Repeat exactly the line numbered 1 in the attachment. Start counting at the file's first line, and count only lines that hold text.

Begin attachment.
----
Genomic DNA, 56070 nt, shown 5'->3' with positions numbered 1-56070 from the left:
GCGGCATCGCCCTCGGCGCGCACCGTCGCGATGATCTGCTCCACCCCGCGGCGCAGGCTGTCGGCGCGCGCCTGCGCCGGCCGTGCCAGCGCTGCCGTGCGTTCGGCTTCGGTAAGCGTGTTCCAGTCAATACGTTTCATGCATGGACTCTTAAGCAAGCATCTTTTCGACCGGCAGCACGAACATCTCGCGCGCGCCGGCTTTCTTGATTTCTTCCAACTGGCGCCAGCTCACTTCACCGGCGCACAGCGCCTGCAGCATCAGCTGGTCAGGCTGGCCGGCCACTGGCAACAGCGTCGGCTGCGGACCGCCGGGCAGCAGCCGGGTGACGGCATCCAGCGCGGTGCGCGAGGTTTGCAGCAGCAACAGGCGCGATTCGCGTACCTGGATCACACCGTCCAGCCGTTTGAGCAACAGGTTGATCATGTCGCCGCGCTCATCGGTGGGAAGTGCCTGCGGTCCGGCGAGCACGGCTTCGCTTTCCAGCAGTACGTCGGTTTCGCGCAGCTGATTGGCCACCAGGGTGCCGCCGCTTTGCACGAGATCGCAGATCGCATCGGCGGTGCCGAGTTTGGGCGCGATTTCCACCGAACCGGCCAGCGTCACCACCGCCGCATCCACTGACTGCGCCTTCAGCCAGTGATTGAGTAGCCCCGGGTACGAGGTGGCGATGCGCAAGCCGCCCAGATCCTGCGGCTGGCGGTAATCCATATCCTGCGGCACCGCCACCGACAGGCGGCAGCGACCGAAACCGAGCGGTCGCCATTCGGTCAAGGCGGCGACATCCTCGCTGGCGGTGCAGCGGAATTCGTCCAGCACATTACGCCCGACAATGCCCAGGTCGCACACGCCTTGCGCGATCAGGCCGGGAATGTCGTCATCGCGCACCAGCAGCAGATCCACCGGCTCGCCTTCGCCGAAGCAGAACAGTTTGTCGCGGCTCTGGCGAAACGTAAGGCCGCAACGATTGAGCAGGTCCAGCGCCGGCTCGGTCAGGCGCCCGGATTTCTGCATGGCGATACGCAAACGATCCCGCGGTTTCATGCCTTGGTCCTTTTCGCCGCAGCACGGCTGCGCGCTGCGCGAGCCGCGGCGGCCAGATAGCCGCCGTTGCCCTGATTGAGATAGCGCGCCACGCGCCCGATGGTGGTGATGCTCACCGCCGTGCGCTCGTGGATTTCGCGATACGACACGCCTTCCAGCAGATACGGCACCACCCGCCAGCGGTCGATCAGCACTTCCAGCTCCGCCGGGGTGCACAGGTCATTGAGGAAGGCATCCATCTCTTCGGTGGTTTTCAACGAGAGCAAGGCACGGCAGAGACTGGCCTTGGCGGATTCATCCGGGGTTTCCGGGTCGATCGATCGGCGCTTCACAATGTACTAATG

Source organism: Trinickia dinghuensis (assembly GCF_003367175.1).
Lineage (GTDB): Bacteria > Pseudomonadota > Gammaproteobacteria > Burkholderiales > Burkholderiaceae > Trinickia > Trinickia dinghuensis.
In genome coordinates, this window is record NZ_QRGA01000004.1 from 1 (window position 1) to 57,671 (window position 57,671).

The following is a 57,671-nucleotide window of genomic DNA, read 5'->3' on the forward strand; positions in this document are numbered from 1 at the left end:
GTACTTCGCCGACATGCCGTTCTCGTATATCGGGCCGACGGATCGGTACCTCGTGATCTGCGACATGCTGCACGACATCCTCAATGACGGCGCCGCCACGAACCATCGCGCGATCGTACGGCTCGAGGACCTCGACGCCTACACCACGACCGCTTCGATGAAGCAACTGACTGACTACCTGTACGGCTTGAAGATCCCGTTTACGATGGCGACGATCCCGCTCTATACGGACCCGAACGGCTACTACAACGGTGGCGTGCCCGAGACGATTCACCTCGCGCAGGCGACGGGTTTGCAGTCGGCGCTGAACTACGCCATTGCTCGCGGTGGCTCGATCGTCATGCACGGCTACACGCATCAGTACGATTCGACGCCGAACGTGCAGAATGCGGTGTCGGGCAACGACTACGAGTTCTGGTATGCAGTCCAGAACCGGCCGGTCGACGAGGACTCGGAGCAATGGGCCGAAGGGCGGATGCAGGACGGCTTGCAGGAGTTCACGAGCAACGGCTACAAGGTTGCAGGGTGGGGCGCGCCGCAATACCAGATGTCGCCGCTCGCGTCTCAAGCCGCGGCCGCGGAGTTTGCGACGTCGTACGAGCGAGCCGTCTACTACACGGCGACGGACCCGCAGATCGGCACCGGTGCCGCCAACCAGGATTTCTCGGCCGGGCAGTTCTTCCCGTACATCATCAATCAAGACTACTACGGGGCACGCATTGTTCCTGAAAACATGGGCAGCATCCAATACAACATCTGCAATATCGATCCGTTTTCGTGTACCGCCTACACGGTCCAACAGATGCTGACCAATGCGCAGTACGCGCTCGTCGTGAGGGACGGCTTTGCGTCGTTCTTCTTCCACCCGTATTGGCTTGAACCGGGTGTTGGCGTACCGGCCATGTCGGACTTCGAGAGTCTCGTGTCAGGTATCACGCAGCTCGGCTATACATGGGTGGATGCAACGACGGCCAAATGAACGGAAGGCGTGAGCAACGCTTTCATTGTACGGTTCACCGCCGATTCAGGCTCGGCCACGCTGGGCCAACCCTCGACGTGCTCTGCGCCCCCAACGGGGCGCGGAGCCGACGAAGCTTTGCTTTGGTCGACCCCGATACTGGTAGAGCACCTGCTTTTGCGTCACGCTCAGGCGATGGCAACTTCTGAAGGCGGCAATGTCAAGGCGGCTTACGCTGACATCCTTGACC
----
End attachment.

Genomic DNA, 56070 nt, shown 5'->3' with positions numbered 1-56070 from the left: